Amid all of the hype surrounding the revelations that the National Security Agency is collecting troves of data from phone calls and emails is the little known news that the postal service has been doing something similar for decades.
A report out Wednesday in the New York Times details how the US Postal Service photographs and tracks every piece of mail it processes.
And it's been doing it all without a warrant.
The report details two different postal service programs - a low-tech surveillance system called 'mail covers' and the more expansive Mail Isolation Control and Tracking program.
Mail covers allows the post office to isolate a certain user's mail and record any information printed on the outside before it's delivered.
The postal service puts tens of thousands of pieces of mail thorough this type of scrutiny every year and sends the data to law enforcement, reports the Times.
The more expansive Mail Isolation Control and Tracking program was secretly put into effect after the deadly anthrax attacks in 2001. A photograph is taken of the outside of every single piece of mail that is processed by the post office - some 160 billion pieces last year.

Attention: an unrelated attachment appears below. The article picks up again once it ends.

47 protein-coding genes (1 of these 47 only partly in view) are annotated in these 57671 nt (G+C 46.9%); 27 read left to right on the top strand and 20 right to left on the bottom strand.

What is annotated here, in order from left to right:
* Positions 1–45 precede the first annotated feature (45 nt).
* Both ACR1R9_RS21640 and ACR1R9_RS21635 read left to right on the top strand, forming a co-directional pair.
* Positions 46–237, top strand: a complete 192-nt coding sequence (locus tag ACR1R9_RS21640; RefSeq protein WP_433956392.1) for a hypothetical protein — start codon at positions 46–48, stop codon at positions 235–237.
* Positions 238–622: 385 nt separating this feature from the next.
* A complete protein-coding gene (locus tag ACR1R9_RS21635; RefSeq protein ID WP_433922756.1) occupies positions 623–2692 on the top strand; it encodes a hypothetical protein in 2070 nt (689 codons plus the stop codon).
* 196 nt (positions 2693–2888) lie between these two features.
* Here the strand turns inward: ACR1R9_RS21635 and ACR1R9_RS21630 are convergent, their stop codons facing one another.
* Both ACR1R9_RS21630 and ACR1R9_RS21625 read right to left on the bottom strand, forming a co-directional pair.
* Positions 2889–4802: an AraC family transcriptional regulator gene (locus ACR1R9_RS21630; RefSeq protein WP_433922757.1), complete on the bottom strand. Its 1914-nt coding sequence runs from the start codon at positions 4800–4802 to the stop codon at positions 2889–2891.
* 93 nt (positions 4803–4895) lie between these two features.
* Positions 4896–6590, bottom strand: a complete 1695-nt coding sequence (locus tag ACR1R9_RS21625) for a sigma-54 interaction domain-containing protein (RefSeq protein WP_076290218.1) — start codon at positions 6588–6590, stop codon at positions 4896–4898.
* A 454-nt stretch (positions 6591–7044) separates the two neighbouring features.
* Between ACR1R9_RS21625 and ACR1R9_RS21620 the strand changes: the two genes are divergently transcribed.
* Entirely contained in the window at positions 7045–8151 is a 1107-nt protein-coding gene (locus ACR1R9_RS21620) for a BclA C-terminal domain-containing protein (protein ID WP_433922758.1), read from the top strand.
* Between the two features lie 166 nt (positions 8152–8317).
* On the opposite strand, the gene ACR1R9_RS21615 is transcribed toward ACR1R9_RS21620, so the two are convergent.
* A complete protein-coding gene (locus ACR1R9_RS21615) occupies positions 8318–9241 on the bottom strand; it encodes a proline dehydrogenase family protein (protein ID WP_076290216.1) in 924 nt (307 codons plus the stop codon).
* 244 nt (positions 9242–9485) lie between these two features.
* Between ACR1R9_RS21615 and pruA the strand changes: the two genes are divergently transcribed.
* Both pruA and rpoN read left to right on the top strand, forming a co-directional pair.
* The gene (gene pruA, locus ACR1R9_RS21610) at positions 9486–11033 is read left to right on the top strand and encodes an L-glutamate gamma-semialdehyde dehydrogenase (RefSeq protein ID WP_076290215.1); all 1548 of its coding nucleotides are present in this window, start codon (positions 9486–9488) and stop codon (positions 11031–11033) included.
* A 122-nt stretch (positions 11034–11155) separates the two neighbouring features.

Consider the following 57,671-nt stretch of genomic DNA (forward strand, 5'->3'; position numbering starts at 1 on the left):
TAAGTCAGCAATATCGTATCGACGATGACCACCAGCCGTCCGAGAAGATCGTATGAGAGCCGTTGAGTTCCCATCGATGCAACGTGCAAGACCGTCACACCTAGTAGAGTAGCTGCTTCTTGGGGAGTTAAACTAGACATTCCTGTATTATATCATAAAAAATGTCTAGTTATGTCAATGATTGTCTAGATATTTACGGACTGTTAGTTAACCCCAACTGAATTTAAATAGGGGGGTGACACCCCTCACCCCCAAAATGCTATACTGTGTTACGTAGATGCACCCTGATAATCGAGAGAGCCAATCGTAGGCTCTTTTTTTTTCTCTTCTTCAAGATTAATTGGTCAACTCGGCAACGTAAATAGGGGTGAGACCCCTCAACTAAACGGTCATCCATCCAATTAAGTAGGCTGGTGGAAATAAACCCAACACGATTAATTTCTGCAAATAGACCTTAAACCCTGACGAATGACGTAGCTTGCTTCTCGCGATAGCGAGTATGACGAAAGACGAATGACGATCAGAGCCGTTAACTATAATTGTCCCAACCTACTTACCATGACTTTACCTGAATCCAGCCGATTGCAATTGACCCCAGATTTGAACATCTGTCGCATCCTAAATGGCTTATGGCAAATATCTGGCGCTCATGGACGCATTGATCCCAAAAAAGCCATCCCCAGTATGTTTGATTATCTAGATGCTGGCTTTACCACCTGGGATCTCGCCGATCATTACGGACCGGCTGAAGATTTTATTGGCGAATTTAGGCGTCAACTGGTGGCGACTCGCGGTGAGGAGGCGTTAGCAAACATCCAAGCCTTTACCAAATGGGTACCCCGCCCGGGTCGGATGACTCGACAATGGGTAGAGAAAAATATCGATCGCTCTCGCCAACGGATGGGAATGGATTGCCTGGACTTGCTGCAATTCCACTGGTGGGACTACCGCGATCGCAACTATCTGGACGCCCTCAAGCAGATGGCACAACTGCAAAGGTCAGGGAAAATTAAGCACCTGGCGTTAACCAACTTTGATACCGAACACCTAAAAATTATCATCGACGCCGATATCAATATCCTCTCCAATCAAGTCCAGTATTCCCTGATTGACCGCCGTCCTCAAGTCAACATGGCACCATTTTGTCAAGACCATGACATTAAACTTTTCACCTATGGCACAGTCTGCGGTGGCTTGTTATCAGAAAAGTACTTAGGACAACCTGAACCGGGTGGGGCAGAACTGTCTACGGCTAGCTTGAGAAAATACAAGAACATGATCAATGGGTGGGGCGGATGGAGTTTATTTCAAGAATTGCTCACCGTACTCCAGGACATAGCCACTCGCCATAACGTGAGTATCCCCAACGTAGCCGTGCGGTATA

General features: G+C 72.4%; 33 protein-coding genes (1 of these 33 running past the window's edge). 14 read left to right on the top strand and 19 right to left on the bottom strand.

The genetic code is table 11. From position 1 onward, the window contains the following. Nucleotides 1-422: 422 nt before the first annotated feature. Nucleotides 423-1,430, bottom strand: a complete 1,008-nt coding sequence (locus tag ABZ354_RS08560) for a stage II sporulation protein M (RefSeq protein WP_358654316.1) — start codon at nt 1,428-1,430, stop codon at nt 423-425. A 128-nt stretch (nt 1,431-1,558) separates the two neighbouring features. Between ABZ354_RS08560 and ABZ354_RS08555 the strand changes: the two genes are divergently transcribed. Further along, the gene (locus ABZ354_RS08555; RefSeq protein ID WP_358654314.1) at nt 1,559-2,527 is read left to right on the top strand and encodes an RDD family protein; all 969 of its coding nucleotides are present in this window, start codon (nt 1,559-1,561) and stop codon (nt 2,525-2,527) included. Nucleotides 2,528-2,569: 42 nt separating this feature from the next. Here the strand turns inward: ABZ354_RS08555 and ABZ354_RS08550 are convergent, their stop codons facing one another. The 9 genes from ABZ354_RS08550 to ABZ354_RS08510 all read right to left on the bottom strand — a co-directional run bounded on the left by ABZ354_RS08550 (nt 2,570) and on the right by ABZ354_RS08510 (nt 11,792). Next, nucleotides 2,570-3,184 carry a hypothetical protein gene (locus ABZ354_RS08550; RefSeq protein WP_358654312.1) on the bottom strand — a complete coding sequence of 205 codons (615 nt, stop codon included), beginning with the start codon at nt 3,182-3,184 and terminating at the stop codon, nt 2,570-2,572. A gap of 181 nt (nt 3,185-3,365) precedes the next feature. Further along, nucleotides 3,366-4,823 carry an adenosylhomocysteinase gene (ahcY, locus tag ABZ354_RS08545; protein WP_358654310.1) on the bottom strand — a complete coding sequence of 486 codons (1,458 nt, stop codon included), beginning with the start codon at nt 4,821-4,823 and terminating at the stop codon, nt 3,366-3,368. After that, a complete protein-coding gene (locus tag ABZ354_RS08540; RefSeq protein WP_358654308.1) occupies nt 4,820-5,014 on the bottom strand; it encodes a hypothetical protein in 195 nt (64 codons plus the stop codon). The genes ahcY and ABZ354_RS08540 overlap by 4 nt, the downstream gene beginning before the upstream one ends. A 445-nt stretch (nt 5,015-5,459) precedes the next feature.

"In the past, mail covers were used when you had a reason to suspect someone of a crime," Mark D. Rasch, the former director of the Justice Department’s computer crime unit told the Times.
"Now it seems to be 'Let's record everyone's mail so in the future we might go back and see who you were communicating with.' Essentially you’ve added mail covers on millions of Americans."
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The more expansive program came to light last month after the FBI used it to track down the actress suspected of sending ricin-laced letters to Mayor Michael Bloomberg and President Obama.
According to court documents, the postal service "photographs and captures an image of every piece of mail that is processed." That allowed law enforcement to match up the ricin letters, which had no return address, with other mail sent from the actress' home town.
"It's a treasure trove of information," James J. Wedick, a 34-year veteran of the FBI told the Times.
"Looking at just the outside of letters and other mail, I can see who you bank with, who you communicate with — all kinds of useful information that gives investigators leads that they can then follow up on with a subpoena."
But, he added: "It can be easily abused because it’s so easy to use and you don’t have to go through a judge to get the information. You just fill out a form."